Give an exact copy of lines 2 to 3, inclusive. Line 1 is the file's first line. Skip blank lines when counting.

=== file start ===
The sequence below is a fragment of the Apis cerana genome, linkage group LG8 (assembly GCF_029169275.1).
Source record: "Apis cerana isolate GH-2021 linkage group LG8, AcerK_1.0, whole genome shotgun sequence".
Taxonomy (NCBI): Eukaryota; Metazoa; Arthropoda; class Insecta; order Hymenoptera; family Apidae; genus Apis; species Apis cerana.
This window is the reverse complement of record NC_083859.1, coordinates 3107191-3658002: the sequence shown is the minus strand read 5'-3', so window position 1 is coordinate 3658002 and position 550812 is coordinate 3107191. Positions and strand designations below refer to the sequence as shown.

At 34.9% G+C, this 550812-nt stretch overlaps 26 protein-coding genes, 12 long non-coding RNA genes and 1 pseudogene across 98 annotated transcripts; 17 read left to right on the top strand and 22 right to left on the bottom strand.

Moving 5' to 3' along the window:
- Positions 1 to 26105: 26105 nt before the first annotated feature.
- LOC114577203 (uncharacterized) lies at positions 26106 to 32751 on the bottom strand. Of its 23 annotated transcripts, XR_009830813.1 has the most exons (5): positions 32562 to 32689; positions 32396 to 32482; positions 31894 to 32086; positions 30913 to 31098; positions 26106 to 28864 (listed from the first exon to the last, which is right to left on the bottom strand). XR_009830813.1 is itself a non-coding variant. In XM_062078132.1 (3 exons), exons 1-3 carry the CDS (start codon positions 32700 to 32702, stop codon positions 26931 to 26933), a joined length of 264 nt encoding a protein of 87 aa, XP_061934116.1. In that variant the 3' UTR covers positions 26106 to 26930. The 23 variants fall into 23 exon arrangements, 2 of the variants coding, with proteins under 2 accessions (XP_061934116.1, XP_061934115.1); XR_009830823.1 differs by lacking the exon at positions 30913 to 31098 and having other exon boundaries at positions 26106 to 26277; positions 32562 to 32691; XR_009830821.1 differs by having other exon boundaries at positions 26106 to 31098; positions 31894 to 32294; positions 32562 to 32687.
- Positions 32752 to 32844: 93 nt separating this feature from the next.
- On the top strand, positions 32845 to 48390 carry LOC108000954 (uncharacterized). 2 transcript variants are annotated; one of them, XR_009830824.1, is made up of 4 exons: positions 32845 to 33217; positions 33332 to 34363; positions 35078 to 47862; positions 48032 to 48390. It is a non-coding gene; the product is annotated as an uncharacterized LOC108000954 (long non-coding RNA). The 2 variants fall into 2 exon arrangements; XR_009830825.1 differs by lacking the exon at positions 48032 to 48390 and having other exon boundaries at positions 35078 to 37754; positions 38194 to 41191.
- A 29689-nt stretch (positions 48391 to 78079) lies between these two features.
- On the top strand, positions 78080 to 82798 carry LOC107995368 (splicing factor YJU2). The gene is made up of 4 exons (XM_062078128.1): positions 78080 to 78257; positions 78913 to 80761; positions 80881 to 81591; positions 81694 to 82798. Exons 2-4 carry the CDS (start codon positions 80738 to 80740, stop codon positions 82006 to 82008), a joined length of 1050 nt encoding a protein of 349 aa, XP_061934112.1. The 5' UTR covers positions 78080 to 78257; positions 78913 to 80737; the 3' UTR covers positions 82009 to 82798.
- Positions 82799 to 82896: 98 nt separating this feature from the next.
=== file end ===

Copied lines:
Source record: "Apis cerana isolate GH-2021 linkage group LG8, AcerK_1.0, whole genome shotgun sequence".
Taxonomy (NCBI): Eukaryota; Metazoa; Arthropoda; class Insecta; order Hymenoptera; family Apidae; genus Apis; species Apis cerana.